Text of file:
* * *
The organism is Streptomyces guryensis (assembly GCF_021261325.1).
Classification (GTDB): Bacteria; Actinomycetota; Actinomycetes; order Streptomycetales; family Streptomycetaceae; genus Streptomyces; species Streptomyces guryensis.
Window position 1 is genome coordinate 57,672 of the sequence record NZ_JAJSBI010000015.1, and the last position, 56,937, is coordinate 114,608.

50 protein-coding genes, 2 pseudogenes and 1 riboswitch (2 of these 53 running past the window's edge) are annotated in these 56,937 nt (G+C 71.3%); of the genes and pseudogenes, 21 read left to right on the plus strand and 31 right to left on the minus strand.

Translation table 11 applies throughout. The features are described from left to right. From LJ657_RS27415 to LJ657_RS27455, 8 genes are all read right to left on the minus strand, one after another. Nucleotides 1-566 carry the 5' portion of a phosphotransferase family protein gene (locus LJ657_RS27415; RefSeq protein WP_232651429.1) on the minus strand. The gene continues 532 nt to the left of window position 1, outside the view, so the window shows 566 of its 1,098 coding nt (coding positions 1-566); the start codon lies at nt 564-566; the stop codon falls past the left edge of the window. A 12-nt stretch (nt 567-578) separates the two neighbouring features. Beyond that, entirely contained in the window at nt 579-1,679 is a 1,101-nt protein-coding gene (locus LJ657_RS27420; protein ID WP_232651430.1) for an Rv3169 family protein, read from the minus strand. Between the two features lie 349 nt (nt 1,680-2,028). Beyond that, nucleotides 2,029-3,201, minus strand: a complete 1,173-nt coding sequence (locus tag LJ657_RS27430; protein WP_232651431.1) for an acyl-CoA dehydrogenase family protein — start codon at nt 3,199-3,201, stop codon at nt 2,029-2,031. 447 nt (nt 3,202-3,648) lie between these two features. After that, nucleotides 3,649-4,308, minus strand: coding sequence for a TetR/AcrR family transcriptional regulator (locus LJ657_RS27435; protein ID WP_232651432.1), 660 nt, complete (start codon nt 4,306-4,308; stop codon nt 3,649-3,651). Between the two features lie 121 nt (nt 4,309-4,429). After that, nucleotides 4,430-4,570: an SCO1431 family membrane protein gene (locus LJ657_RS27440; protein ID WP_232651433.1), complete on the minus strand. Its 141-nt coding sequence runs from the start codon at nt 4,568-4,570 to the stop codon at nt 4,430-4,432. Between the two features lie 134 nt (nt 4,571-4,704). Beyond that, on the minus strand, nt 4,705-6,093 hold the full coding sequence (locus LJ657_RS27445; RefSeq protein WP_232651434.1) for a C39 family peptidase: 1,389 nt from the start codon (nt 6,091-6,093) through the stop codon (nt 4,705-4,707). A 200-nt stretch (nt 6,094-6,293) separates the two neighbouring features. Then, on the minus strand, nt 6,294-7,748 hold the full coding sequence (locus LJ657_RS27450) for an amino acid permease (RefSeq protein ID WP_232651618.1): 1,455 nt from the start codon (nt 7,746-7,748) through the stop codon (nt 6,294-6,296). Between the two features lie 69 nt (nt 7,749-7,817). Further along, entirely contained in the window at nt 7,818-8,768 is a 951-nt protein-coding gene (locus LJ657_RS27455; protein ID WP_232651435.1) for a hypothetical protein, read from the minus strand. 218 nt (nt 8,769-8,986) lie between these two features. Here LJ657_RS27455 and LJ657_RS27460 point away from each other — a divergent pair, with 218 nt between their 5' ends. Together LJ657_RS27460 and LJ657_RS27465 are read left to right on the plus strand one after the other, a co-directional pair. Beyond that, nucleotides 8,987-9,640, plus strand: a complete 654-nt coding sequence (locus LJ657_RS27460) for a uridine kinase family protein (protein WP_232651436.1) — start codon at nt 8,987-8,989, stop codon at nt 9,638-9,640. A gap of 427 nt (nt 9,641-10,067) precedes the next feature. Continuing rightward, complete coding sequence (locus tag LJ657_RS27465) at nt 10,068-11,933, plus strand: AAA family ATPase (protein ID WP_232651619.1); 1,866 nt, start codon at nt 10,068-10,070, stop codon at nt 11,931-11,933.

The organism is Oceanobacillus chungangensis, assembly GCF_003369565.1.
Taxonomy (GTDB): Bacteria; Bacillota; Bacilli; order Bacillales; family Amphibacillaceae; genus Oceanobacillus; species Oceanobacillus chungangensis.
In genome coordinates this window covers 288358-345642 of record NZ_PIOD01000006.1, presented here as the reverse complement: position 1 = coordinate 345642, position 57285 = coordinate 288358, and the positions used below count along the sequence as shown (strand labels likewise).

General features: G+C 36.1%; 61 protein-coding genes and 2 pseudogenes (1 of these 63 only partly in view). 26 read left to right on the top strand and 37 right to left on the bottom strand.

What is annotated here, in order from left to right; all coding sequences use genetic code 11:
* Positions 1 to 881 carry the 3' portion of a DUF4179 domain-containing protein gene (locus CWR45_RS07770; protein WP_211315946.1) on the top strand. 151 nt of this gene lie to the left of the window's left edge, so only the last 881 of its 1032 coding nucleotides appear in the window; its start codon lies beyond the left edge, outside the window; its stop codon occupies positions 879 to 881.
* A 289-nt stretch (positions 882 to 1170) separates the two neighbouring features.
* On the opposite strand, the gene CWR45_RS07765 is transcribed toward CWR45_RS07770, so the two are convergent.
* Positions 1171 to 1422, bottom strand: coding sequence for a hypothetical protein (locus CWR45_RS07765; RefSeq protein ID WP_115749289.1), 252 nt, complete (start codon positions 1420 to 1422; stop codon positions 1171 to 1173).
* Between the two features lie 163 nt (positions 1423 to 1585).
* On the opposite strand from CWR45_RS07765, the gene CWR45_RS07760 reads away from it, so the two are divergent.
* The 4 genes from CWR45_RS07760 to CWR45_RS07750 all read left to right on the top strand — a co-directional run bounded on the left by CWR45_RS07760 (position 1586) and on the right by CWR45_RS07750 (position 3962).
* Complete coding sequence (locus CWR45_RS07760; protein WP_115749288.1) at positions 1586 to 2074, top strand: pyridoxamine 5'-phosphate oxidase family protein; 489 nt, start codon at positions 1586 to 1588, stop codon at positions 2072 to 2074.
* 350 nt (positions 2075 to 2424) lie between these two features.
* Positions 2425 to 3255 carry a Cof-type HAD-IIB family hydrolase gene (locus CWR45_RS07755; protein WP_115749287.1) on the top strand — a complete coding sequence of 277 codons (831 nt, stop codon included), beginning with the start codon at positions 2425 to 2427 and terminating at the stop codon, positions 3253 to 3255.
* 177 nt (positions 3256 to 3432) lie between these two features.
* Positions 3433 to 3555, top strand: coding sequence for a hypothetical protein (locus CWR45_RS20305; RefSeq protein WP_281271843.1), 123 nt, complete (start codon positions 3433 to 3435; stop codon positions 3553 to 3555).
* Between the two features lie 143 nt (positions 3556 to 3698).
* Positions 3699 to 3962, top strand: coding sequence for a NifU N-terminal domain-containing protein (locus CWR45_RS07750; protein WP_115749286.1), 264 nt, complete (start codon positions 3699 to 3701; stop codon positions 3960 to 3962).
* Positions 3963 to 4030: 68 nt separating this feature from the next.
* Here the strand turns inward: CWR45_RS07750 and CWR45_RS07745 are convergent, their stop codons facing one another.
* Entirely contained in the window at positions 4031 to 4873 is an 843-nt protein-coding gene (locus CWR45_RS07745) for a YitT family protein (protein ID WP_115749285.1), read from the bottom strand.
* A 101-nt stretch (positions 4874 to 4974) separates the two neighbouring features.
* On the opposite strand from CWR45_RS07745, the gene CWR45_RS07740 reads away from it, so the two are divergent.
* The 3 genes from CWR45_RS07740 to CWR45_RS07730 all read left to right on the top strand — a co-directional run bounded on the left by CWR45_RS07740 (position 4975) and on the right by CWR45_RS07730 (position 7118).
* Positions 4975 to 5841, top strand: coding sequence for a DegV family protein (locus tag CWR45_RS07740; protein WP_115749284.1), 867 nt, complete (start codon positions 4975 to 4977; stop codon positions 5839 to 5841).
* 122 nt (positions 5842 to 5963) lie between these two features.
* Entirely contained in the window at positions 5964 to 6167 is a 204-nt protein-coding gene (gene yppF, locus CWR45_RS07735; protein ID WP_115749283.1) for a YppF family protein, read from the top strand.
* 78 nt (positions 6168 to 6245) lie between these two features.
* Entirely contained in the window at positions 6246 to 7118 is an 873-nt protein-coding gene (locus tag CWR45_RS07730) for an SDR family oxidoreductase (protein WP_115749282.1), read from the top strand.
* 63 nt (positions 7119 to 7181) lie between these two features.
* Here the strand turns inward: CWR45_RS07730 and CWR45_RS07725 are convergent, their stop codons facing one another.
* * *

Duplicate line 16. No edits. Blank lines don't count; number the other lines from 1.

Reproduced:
* On the opposite strand from CWR45_RS07765, the gene CWR45_RS07760 reads away from it, so the two are divergent.